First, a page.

Civil War Transcendence, part 328

Looking at the Yank foray toward our company, deployed to the right of our cannon, I understood that the Yanks were really outmatched.  This bunch had to be from the Yank camp south of Frederick City, and they had to be mounted on the horses from the third corral that we were unable to liberate. This was good, because they probably were riding south and accidentally ran into Mosby’s command coming back from Braddock Heights. So I reasoned these Yanks weren’t any of the Yanks advancing from Middletown that Mosby’s unit had fired upon from Braddock Heights.

I happened to look at the left of the Yank line and observed only a skirmish line. So, they were employing almost all of their force against the right of our line.

I yelled at Zeke, “Let’s go.”

He was used to my weird ways by now and didn’t hesitate to follow. I nudged Stonewall, who once again rose to the occasion and moved quickly into a gallop.

I hurried to Major Mosby and shouted, “Those Yanks are from the Federal camp.  They only have a skirmish line on our left. If we attack their skirmish line, we can rout ‘em.”

He made a command decision and ordered, “Ride to the left, and tell Captain Owens to charge the Yankee line!”

I yelled, “Yes sir,” gave a quick salute and rode like the wind for the middle of Captain Owens’ line.

We found the Captain without any trouble. He was stationed behind the middle of his line with a courtier by his side.  I waved and shouted as we galloped toward him, “Major Mosby orders us to charge the Yank line and turn their flank.”

He recognized me but was sort of flustered by my abrupt arrival and brisk orders.

So I added, “The Yanks are understrength in front of your line. If ya charge, you can rout them and flank the Yank advance on our right.”

He grasped the situation and yelled back, “So be it.”  Then he roared, “Forward men at the double quick.”

Although Captain Owens’ men were fighting as dismounted cavalry, they knew how to charge as infantry.

It didn’t take long for the order to filter down the line. It was a haphazard formation as some squads were on the move before others advanced. The formation resembled an inverted “V” with the point of the “V” headed right at the middle of the Yank skirmishers.

Needless to say, when the Union skirmish line saw a full company coming at their position, they fired some quick rounds and then skedaddled.

I saw what was happening and yelled at Captain Owens, “Tha Yanks ahead of us are retreating. We need to turn yar line and hit tha Yanks attack on their right flank. I’ll help move the left wing of yar line and ya move the right.”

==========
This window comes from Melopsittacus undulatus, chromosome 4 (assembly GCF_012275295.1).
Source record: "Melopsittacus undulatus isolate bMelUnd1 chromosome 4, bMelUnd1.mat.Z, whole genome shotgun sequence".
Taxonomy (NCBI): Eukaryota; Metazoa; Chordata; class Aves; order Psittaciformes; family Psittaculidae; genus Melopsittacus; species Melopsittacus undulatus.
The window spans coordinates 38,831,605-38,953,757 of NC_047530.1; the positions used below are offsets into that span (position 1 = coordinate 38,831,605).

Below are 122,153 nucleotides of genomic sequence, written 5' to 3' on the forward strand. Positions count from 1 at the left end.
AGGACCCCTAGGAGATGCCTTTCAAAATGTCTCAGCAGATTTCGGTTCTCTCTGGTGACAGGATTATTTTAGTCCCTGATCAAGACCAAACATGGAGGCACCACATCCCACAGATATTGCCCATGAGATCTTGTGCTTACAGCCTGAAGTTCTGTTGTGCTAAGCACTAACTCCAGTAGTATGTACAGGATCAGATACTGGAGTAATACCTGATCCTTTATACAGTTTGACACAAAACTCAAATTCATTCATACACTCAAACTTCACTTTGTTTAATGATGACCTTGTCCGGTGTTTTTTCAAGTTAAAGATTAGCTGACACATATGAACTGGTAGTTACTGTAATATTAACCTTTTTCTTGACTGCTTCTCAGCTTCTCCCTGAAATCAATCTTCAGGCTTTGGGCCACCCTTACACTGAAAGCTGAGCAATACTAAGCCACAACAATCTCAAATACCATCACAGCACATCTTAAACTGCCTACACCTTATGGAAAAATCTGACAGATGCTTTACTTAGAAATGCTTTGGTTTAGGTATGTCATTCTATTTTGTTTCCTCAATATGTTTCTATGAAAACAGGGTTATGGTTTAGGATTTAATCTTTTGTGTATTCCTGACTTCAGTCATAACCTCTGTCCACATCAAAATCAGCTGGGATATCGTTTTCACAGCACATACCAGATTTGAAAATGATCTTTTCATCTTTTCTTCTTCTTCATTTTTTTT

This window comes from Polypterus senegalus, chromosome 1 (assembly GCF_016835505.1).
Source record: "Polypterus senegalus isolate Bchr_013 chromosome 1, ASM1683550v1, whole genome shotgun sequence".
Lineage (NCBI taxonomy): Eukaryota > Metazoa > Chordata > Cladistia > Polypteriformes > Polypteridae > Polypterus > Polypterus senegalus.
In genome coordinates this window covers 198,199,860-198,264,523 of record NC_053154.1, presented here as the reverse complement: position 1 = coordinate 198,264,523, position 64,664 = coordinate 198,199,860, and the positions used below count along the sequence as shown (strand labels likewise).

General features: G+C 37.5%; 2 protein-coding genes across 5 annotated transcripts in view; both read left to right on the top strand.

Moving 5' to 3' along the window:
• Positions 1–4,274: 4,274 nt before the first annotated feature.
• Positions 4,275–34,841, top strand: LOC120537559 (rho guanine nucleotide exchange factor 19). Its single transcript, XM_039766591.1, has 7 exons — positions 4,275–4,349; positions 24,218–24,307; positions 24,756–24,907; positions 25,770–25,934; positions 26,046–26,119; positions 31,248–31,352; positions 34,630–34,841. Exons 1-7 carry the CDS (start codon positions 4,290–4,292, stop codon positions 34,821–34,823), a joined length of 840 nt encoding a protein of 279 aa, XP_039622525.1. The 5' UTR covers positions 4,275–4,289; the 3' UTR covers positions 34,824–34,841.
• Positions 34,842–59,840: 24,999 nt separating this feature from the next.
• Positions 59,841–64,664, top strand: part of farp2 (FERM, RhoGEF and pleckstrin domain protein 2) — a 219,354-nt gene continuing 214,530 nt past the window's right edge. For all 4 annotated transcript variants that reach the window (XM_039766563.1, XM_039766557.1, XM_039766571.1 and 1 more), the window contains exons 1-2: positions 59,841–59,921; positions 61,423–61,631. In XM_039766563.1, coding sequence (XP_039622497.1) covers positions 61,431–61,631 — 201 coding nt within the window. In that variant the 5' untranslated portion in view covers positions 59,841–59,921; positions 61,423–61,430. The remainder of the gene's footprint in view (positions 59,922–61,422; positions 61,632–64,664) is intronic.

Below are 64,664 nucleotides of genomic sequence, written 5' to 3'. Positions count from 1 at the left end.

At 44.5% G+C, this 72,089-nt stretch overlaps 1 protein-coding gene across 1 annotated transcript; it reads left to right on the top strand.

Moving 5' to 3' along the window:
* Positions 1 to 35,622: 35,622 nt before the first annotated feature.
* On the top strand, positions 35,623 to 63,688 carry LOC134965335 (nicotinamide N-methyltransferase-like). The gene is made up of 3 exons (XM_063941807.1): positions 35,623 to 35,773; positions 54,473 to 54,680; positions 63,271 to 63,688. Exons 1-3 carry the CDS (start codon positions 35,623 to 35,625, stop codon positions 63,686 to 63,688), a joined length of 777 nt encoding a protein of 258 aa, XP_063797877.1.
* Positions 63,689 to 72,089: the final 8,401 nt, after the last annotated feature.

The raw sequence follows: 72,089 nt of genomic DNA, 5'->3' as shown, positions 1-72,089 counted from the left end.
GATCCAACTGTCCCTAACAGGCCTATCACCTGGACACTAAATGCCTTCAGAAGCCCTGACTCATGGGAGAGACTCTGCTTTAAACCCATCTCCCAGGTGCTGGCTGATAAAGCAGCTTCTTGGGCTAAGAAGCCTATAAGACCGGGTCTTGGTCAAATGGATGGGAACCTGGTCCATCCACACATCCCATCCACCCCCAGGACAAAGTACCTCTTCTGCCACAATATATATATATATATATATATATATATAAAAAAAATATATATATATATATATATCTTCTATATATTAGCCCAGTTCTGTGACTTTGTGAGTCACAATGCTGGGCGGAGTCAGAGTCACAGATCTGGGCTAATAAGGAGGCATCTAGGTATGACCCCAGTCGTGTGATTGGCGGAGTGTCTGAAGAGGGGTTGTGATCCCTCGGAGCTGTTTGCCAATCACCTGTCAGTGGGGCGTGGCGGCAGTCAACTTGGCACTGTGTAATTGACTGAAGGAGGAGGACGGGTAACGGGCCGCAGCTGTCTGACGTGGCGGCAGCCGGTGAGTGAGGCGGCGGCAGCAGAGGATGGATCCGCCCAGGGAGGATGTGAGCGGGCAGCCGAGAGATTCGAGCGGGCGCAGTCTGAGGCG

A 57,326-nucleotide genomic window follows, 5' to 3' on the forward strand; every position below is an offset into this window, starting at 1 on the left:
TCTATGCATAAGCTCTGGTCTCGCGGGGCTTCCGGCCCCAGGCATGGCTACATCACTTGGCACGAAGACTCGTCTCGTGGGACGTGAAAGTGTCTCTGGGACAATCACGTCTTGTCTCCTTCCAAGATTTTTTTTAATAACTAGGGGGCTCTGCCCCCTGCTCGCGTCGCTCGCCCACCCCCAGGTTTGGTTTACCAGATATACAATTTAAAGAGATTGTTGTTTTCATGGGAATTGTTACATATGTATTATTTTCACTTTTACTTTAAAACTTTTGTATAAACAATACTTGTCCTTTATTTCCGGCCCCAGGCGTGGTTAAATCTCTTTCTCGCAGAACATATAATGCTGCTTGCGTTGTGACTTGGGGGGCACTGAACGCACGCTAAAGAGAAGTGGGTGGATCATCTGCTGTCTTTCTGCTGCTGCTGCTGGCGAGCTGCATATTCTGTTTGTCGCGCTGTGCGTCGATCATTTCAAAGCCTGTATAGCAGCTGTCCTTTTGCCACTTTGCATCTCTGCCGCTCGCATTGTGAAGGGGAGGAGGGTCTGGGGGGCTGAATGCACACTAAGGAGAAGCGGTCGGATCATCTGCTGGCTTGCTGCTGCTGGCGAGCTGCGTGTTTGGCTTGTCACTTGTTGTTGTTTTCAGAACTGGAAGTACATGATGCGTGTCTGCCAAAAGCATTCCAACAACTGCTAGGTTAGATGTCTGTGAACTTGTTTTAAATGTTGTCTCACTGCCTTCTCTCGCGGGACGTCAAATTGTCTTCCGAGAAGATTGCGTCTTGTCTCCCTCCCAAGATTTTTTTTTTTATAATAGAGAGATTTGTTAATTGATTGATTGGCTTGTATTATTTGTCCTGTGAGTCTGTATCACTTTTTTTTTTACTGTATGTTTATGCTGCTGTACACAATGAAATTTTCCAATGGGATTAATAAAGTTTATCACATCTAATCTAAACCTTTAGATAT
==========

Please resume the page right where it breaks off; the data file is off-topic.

The Captain nodded and spurred his horse toward the right of his line yelling for them to ‘right wheel’ and keep firing. I rode to the left of the line and yelled for the troopers to keep a close tie to the men beginning to wheel to the right.  They understood immediately and began the maneuver.

However, we began to hear, “We are out of cartridges! We are out of cartridges!”


Also, we could make out that the fire from our company to the right of our cannon, facing the Yank advance, was dwindling.  Everyone was running out of ammo.

I commanded, “Forward. We’ll take ‘em barehanded.”

The men hesitated for just a moment, so I dismounted and handed Stonewall’s reins to Zeke. Then I ran out in front of the men and yelled, “Let’s go men.”

At the time, I didn’t realize how stupid my little gambit was. The good thing was; the men began to reform into a firm battle line while uniting with the right wing of the company. The bad thing was; the Yanks were mounted and began to fire into our line. Men were going down as we advanced.

Since I was out front as the leader of the left wing, I was the first to accost mounted Yankee troopers. I still had two fully loaded Colts, so I fired indiscriminately at any Yank I saw in front of me. I don’t know how many enemy I unhorsed, but it cleared out Yanks in front of me and created a bulge of sorts in their line that the men behind me flowed into creating a wide break.

Our Troopers actually got close enough to grab Yank troopers and pull them off their horses. It became melee. Men were pistol whipping each other and wrestling on the ground while riderless horses stampeded back and forth over the open field.

I had emptied my pistols and was reaching for my additional loaded replacement cylinders when I felt something slam into my head.  Then everything went black.

About Civil War Reflections

Vernon has been a Civil War buff since childhood, but had been inactive in Civil War history for over two decades. However, in the early 1990s his interest was rekindled after watching Ken Burns’ “Civil War Documentary” on PBS. He particularly became interested in the Battle of Antietam (Sharpsburg) and decided to learn more about this epic struggle.
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